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Tyra Banks
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Tyra Banks: America's Next Top Mogul

Entertainment Weekly - USA - The statuesque beauty holding court in front of her studio audience on a recent January morning in New York City is ready for anything. And that's good, because Tyra Banks' fans do not hold back. Demands one woman, ''Is it true you moved your show to New York for a man?'' Banks, styled in a formfitting white dress, breezily rejects the claim that the relocation of her eponymous talk show — and her hit reality show, America's Next Top Model — has anything to do with her love life. The young crowd is primed with energy; hands shoot up and down like the critters in a Whac-a-Mole booth. To them, Banks isn't some inaccessible celebrity — she's their girlfriend, their incredibly cool older sister, their BFF. A pale brunette stands and asks, ''Can I get a hug?'' Banks assents, but not without commanding, ''You have to hug me fiercely, though.'' As the 5'10'' stunner envelopes the petite twentysomething in her ample bosom, the fan breaks down in tears.

This sweetly sappy scene represents more than weepy female bonding. Known solely as a pretty face for much of her career, Banks has reinvented herself as a power player in the entertainment industry — and more importantly, as a brand. It began with the modestly successful debut in May 2003 of her creation America's Next Top Model, which has grown into a worldwide hit and is embarking upon its 10th cycle (premiering Feb. 20 on The CW). The most recent edition was the network's top-rated series, averaging 5.2 million viewers weekly. And The Tyra Banks Show — a broad mix of women's issues and frothy fare — is now a talk-show force to be reckoned with: 4.3 million adult female viewers tuned in weekly this past November sweeps, and, with a median age of 40, Tyra has the youngest talk-show audience in daytime. (Oprah's median age is 55.) Now the 34-year-old has a broader goal in mind: world domination. (Yes, seriously.) With a recent multimillion-dollar TV-and-film-production deal through Warner Bros. Entertainment, along with retail and real estate projects in development, Banks is poised to become the most influential woman in television since the almighty O herself. Says Banks: ''Oprah Winfrey is a mogul. Martha Stewart is a mogul. I'm probably a mogul in the making. I'm almost there.''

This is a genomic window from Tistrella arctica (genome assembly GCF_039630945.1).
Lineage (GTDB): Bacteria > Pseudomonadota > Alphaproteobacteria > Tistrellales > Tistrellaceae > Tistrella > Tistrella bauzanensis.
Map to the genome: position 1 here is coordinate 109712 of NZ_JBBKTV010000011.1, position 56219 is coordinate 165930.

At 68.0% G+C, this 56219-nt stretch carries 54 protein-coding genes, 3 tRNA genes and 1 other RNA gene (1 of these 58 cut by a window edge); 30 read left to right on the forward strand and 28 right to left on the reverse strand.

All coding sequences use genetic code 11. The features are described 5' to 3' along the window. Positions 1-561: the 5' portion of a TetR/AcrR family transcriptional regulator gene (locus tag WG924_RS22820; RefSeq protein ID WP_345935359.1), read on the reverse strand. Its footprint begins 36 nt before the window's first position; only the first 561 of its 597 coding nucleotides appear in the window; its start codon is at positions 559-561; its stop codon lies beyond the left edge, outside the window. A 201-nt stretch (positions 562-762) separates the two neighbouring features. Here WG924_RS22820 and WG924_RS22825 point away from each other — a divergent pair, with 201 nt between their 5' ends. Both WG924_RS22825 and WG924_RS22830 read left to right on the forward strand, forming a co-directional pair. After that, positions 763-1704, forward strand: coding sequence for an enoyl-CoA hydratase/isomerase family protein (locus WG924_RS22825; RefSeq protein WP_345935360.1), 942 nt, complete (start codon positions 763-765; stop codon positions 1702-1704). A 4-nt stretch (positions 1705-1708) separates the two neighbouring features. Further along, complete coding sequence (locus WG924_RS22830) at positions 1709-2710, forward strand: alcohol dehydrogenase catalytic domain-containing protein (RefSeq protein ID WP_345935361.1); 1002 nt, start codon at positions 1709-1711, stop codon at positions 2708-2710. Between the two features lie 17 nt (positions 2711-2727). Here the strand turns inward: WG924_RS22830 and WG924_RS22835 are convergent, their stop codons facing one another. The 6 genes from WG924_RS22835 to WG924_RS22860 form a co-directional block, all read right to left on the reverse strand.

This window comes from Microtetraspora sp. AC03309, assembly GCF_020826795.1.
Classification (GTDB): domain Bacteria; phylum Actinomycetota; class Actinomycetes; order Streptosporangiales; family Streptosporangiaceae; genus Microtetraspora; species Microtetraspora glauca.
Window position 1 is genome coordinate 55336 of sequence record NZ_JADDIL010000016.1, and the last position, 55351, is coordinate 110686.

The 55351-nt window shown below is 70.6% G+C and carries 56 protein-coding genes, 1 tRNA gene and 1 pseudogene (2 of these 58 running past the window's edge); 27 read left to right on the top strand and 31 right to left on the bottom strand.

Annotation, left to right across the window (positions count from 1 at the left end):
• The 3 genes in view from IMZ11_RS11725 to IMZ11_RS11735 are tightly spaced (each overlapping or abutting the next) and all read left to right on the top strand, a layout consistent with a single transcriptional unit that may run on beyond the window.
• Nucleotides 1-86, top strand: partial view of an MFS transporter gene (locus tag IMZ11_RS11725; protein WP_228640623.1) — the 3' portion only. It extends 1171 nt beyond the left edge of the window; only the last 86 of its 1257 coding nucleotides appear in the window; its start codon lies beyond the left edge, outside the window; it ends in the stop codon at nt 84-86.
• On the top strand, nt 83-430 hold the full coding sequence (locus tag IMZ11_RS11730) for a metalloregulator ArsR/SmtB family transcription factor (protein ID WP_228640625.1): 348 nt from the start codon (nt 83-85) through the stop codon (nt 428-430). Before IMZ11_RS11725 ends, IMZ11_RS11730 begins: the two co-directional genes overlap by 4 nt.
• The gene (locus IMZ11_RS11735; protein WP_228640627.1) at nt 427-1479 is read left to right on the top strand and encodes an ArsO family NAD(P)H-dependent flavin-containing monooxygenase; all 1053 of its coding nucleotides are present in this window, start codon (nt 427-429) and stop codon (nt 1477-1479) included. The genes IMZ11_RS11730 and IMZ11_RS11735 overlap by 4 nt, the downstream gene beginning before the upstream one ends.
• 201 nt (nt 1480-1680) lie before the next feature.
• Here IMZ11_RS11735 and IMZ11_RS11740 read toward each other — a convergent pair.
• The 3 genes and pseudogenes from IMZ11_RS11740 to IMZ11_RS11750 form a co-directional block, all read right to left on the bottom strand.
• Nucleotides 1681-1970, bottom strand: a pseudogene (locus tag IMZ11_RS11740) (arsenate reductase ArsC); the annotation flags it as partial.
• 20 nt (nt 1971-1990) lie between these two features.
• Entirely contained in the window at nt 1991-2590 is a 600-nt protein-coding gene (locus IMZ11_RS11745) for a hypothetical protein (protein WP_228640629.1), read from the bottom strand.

This story could have turned out much differently. ''I used to want to write commercials as a kid,'' Banks recalls of her childhood in Inglewood, Calif. ''I used to tell my mom, 'Mom, they didn't end the commercial right. They should have ended it on the burger, 'cause they're trying to sell the burger, and they ended on the lady's face and I don't even remember if it's McDonald's or Wendy's anymore.''' But becoming America's Next Top Copywriter was not meant to be: After a high school friend encouraged her, Banks entered the modeling industry at the age of 15. Despite her success (she moved to Paris when she was 17 to walk in the couture shows and was the first black model on the cover of Sports Illustrated at 22), she remained steadfastly focused on her career. ''Even as a model I used to think 'brand,''' she says. ''My mom always told me, 'Plan for the end at the beginning. You're gonna have to retire really early like an athlete, and then what are you gonna do after?''' adds Banks, who cites her mother as an influence at least seven times during the interview. ''So I always looked at it knowing that there was something after.''

That something turned out to be television. After a brief attempt at acting (The Fresh Prince of Bel-Air, Higher Learning), Banks decided to create the kind of show that she would watch. Shortly after her stint as a ''youth correspondent'' on The Oprah Winfrey Show (1999-2001), Banks hashed out the idea for America's Next Top Model while making tea in her kitchen. Though the industry wasn't primed to take Banks seriously — ''As a model, my roadblock was being black and curvy. As a producer, my roadblock was being a model'' — she and exec producer Ken Mok (Making the Band) found their show a home on a newbie broadcast network. A mix of The Real World and American Idol, which launched the year before, ANTM gave viewers a reason to find UPN — and later, The CW — on the dial. Now with versions in 15 countries and a string of copycats in the U.S. (Bravo's Make Me a Supermodel being the most recent), Banks' teatime idea is a reality TV phenomenon. ''I thought it was going to last for two seasons,'' says Banks. ''Around season 5, I said, 'Ken, how far can we go — 8?' He goes, 'I'm thinking 10.' Now we're at 10 and not stopping.''
Source : Originally Published Entertainment Weekly - USA, Feb 15, 2008
Celebrities : Tyra Banks
Categories : America's Next Top Model, Model News, TV Hosts, Reality TV Stars, TV Personalities, Talk Show Hosts, Celebrity News
Posted 2/15/2008 12:02:07 AM | Permalink
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